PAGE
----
ABSTRACT: Malignant mesothelioma (MM) is a rare but socially important neoplasm due to its association with asbestos exposure. Malignant mesothelioma is difficult to diagnose at an early stage, yet there are no particularly effective treatments available at the advanced stage, thus necessitating efficient strategies to prevent MM in individuals already exposed to asbestos. We previously showed that persistent oxidative damage caused by foreign body reaction and affinity of asbestos both to hemoglobin and histones is one of the major pathogeneses. Accordingly, as an effective strategy to prevent asbestos-induced MM, we undertook the use of an iron chelator, deferasirox, which decreased the epithelial-mesenchymal transition in a crocidolite-induced rat MM model. However, this agent may show adverse effects. Here, we studied the effects of iron removal by phlebotomy as a realistic measure on the same rat model. We injected a total of 5 mg crocidolite i.p. to F1 hybrid rats between the Fischer-344 and Brown-Norway strains at the age of 6 weeks. We repeated weekly or biweekly phlebotomy of 6-8 mL/kg/time from 10 to 60 weeks of age. The animals were observed until 120 weeks. In male rats, phlebotomy significantly decreased the weight and nuclear grade of MM, and modestly reduced the associated ascites and the fraction of more malignant sarcomatoid subtype. Weekly phlebotomy prolonged long-term survival. Our results indicate that appropriate phlebotomy may be a practical preventive measure to attenuate the initiation and promotion capacity of asbestos towards MM by reducing iron in individuals exposed to asbestos.

15 Article Non-thermal plasma induces a stress response in mesothelioma cells resulting in increased endocytosis, lysosome biogenesis and autophagy. 2017

Shi, Lei / Ito, Fumiya / Wang, Yue / Okazaki, Yasumasa / Tanaka, Hiromasa / Mizuno, Masaaki / Hori, Masaru / Hirayama, Tasuku / Nagasawa, Hideko / Richardson, Des R / Toyokuni, Shinya. ·Department of Pathology and Biological Responses, Nagoya University Graduate School of Medicine, Nagoya 466-8550, Japan. · Center for Advanced Medicine and Clinical Research, Nagoya University Hospital, Nagoya 466-8550, Japan. · Plasma Nanotechnology Research Center, Nagoya University, Nagoya 464-8603, Japan. · The Laboratory of Pharmaceutical and Medicinal Chemistry, Gifu Pharmaceutical University, Gifu, Japan. · Molecular Pharmacology and Pathology Program, Department of Pathology and Bosch Institute, The University of Sydney, Sydney, NSW 2006, Australia. Electronic address: d.richardson@med.usyd.edu.au. · Department of Pathology and Biological Responses, Nagoya University Graduate School of Medicine, Nagoya 466-8550, Japan; Molecular Pharmacology and Pathology Program, Department of Pathology and Bosch Institute, The University of Sydney, Sydney, NSW 2006, Australia. Electronic address: toyokuni@med.nagoya-u.ac.jp. ·Free Radic Biol Med · Pubmed #28465262.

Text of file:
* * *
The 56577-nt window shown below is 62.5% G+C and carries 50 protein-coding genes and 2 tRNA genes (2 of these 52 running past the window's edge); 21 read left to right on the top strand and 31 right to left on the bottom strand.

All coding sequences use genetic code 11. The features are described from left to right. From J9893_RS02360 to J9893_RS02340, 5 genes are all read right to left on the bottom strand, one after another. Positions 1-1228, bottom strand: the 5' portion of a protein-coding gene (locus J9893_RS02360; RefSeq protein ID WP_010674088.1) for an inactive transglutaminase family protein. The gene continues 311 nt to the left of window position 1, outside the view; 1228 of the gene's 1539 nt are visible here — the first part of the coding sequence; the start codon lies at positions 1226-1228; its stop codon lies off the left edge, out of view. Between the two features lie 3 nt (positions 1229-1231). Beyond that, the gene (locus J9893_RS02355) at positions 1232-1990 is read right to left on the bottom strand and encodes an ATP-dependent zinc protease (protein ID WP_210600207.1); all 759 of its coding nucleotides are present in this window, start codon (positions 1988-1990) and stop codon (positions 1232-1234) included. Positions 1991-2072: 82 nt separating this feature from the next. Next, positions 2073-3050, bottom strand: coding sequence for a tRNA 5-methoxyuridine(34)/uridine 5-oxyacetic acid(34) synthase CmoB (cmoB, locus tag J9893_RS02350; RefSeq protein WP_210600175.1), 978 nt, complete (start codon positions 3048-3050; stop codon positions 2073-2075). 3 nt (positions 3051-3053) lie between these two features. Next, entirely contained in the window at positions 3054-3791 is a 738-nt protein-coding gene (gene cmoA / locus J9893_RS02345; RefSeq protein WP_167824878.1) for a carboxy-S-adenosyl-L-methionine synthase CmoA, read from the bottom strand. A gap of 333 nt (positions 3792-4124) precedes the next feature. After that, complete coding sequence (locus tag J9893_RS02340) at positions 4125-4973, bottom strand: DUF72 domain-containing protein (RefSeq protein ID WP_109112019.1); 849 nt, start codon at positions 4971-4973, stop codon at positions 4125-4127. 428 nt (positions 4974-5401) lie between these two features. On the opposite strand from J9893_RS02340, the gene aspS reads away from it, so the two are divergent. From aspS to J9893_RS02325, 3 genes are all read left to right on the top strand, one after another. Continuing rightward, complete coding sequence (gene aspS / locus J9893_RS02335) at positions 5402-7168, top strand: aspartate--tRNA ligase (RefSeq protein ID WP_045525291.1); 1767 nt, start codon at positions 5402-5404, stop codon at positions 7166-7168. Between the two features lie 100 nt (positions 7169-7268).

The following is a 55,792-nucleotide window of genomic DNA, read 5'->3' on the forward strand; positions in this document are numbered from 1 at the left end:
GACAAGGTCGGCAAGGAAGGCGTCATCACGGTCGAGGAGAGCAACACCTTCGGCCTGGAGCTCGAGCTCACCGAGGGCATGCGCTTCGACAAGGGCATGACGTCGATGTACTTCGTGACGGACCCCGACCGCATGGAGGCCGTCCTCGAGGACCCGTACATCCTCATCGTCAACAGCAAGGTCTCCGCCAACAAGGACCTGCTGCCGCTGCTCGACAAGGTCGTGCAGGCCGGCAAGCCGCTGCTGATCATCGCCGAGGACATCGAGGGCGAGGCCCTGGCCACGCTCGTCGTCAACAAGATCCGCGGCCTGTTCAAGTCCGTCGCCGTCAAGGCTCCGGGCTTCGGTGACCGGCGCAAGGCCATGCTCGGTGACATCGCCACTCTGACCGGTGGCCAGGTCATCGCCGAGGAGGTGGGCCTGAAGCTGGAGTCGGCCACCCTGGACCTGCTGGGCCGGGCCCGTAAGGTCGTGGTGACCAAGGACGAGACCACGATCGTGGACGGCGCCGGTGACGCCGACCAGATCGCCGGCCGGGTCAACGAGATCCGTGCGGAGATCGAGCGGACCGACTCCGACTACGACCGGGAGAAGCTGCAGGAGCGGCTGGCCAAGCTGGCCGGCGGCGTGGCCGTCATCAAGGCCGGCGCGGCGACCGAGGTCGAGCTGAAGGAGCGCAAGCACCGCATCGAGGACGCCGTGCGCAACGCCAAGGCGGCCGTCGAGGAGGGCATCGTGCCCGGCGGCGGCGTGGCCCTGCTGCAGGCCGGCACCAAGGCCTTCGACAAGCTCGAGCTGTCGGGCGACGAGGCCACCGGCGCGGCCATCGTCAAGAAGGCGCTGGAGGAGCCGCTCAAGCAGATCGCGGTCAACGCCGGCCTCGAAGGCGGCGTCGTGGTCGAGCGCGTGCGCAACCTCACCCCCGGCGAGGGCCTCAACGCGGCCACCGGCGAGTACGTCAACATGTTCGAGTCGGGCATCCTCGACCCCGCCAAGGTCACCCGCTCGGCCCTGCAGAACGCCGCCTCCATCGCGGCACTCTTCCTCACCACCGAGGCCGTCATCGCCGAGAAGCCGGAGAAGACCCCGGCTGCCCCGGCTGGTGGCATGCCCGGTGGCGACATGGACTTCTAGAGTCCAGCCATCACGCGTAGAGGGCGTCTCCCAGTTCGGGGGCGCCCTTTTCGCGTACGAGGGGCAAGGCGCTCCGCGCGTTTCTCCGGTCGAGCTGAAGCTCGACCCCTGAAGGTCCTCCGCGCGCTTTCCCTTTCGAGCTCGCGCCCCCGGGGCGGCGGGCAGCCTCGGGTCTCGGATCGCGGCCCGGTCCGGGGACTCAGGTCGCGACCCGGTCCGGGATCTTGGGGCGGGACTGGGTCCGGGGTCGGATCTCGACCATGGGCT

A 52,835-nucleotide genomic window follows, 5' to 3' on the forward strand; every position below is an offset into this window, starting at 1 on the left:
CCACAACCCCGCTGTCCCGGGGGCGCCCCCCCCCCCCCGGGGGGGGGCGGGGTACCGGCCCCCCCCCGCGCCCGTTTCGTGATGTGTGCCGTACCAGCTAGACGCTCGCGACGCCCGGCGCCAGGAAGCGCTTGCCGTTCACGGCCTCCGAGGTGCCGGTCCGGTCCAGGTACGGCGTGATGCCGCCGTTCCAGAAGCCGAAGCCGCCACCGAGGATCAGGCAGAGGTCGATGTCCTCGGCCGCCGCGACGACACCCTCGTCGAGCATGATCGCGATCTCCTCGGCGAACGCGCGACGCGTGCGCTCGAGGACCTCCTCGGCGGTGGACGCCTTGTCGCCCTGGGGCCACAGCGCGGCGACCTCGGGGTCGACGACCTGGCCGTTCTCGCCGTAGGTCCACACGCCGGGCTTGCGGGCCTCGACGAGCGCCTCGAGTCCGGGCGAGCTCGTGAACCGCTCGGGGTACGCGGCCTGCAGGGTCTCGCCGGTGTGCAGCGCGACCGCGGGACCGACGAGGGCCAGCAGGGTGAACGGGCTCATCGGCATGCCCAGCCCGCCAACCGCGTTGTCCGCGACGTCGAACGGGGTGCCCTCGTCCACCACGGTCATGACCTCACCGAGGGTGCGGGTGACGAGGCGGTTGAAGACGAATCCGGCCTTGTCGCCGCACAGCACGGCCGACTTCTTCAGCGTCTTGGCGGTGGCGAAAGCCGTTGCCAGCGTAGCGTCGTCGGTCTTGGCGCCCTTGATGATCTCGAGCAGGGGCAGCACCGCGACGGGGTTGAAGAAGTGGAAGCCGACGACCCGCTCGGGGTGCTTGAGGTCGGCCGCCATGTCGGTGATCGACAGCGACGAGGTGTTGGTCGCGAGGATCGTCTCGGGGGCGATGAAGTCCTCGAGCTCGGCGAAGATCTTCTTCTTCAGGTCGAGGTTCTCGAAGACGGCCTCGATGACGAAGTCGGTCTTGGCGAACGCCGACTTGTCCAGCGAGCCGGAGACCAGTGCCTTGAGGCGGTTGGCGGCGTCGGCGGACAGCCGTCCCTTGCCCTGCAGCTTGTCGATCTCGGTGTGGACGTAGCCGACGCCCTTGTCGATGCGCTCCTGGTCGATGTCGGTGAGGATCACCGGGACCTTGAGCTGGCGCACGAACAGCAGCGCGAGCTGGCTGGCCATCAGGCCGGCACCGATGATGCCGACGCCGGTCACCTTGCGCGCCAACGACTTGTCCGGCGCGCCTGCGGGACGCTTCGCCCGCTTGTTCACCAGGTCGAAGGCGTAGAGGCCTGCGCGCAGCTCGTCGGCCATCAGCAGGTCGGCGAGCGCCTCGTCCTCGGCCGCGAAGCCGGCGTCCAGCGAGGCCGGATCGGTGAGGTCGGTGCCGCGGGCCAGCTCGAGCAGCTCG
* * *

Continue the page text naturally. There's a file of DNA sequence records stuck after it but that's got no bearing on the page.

ABSTRACT: Non-thermal plasma (NTP) is a potential new therapeutic modality for cancer. However, its mechanism of action remains unclear. Herein, we studied the effect of NTP on mesothelioma cells and fibroblasts to understand its anti-proliferative efficacy. Interestingly, NTP demonstrated greater selective anti-proliferative activity against mesothelioma cells relative to fibroblasts than cisplatin, which is used for mesothelioma treatment. The anti-proliferative effect of NTP was enhanced by pre-incubation with the cellular iron donor, ferric ammonium citrate (FAC), and inhibited by iron chelation using desferrioxamine (DFO). Three oxidative stress probes (CM-H2DCFDA, MitoSOX and C11-BODIPY) demonstrated reactive oxygen species (ROS) generation by NTP, which was inhibited by DFO. Moreover, NTP decreased transferrin receptor-1 and increased ferritin-H and -L chain expression that was correlated with decreased iron-regulatory protein expression and RNA-binding activity. This regulation was potentially due to increased intracellular iron in lysosomes, which was demonstrated via the Fe(II)-selective probe, HMRhoNox-M, and was consistent with autophagic-induction. Immunofluorescence using LysoTracker and Pepstatin A probes demonstrated increased cellular lysosome content, which was confirmed by elevated LAMP1 expression. The enhanced lysosomal biogenesis after NTP could be due to the observed increase in fluid-phase endocytosis and early endosome formation. These results suggest NTP acts as a stressor, which results in increased endocytosis, lysosome content and autophagy. In fact, NTP rapidly increased autophagosome formation, as judged by increased LC3B-II expression, which co-localized with LAMP1, indicating autophagolysosome formation. Autophagic-induction by NTP was confirmed using electron microscopy. In summary, NTP acts as a cellular stressor to rapidly induce fluid-phase endocytosis, lysosome biogenesis and autophagy.